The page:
Effects of selection on highly heritable traits of purebred and hybrid beef cattle
Teague, Missy L.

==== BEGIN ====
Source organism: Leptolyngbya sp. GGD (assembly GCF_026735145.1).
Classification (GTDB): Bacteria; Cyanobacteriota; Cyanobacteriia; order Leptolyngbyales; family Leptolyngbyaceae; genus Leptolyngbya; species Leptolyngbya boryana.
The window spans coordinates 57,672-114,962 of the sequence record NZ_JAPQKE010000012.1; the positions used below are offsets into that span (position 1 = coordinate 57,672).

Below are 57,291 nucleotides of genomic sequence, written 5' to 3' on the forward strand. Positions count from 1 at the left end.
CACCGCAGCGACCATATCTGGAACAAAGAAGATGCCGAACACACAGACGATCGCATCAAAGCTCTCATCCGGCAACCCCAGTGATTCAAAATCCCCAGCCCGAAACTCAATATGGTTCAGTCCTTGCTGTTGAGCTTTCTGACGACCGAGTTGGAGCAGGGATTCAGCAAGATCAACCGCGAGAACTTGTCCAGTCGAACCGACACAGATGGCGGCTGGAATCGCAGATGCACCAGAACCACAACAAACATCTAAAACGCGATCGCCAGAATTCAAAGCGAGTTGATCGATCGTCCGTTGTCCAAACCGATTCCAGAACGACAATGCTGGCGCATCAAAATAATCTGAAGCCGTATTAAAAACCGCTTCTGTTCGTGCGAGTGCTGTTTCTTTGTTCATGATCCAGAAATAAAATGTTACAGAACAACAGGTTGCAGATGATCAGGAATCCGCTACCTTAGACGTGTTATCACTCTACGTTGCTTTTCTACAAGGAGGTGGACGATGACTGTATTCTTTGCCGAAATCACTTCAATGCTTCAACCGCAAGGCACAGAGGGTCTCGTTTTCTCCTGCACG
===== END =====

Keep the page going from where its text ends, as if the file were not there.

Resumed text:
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Consumers are demanding meat products that have specific characteristics, particularly in terms of meat quality. Thus, the beef industry faces the challenge of consistently producing cattle that yield meat products of desirable quality. This is a difficult goal because of the large intra- and interbreed variability among beef cattle breeds. Great variation exists between breeds for both carcass composition and meat quality traits. These differences are important genetic resources for improving production efficiency and meat quality. Because of strong genetic antagonisms (-.56) between marbling and retail product percentage, there is limited opportunity to select within breeds to achieve high levels of both these traits. Crossbreeding offers two primary advantages relative to the use of only one breed: heterosis and breed complementarity. Although research has shown little effects of heterosis on carcass and beef quality attributes, crossbreeding can still be utilized to take full advantage of the strengths of two or more breeds through breed complementarity. Because marbling and other carcass attributes are highly heritable (.30 - .50), these traits will more quickly respond to selection. Therefore, accurate identification and selection of the most elite animals within a population is essential in maximizing genetic progress. An acceptable approach for genetic improvement among antagonistic traits utilizing systematic crossbreeding is to first evaluate breed or breed type followed by within breed selection.